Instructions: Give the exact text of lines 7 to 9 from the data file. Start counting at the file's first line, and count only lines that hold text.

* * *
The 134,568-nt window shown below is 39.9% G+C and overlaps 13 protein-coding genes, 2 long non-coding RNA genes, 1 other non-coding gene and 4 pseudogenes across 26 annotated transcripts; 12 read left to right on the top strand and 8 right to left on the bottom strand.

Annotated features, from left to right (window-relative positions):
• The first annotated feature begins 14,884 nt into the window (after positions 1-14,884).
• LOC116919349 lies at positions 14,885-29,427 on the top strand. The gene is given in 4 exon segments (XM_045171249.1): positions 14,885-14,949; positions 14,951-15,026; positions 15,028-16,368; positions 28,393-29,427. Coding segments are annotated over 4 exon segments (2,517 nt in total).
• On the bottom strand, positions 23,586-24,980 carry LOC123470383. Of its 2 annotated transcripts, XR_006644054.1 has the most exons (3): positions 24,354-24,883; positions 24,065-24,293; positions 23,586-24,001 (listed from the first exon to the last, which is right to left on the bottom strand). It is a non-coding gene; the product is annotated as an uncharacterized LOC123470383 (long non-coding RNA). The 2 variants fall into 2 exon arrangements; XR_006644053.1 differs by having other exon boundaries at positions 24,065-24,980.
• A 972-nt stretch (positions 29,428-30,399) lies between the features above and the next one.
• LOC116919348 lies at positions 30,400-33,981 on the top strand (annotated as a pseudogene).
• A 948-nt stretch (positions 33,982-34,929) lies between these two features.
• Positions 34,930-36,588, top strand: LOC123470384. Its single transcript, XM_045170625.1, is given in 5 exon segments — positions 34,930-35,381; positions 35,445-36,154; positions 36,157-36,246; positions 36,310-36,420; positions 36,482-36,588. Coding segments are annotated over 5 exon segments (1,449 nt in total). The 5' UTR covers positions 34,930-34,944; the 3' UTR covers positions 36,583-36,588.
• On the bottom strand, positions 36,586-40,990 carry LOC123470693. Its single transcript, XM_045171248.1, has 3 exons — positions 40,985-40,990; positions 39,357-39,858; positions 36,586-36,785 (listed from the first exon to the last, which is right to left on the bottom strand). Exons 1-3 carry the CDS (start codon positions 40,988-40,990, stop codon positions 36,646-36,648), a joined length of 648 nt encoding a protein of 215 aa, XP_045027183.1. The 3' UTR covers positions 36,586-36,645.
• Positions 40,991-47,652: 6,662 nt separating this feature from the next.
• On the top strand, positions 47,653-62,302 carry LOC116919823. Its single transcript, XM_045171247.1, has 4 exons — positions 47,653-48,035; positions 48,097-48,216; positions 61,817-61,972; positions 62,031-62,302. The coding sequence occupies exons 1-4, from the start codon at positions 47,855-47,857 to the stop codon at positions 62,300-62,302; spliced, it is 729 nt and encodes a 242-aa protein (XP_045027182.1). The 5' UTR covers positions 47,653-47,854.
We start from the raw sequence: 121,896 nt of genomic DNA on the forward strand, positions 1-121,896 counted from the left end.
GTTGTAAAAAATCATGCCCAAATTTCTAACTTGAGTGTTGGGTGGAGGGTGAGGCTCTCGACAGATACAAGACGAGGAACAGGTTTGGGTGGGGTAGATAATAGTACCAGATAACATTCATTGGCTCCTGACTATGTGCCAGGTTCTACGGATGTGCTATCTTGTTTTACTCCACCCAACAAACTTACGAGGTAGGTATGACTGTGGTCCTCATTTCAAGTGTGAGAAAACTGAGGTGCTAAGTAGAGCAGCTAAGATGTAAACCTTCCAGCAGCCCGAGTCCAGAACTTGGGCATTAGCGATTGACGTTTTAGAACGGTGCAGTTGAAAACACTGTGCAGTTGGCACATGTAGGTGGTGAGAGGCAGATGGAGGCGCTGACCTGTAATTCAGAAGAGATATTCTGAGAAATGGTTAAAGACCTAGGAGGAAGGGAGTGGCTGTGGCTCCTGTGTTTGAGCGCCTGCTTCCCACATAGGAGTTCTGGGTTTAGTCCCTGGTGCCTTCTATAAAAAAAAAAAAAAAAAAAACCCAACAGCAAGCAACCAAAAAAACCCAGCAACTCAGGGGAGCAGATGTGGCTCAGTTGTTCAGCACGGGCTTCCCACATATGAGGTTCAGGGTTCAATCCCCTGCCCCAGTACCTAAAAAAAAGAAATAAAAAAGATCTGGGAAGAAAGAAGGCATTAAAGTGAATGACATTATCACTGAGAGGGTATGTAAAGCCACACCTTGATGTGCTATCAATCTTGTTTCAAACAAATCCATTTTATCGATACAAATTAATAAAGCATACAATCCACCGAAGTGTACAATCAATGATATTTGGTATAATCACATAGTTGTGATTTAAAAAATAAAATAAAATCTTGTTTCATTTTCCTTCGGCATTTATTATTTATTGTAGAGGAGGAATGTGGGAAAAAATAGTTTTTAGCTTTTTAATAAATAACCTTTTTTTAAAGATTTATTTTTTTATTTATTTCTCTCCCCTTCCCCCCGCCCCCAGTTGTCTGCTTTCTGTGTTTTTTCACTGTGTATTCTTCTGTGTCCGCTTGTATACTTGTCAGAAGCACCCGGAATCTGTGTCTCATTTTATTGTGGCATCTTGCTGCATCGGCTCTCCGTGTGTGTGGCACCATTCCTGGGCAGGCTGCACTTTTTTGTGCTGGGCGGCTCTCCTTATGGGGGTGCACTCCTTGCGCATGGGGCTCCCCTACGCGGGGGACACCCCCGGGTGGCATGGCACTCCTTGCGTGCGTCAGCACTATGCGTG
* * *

• LOC116919348 lies at positions 30,400-33,981 on the top strand (annotated as a pseudogene).
• A 948-nt stretch (positions 33,982-34,929) lies between these two features.
• Positions 34,930-36,588, top strand: LOC123470384. Its single transcript, XM_045170625.1, is given in 5 exon segments — positions 34,930-35,381; positions 35,445-36,154; positions 36,157-36,246; positions 36,310-36,420; positions 36,482-36,588. Coding segments are annotated over 5 exon segments (1,449 nt in total). The 5' UTR covers positions 34,930-34,944; the 3' UTR covers positions 36,583-36,588.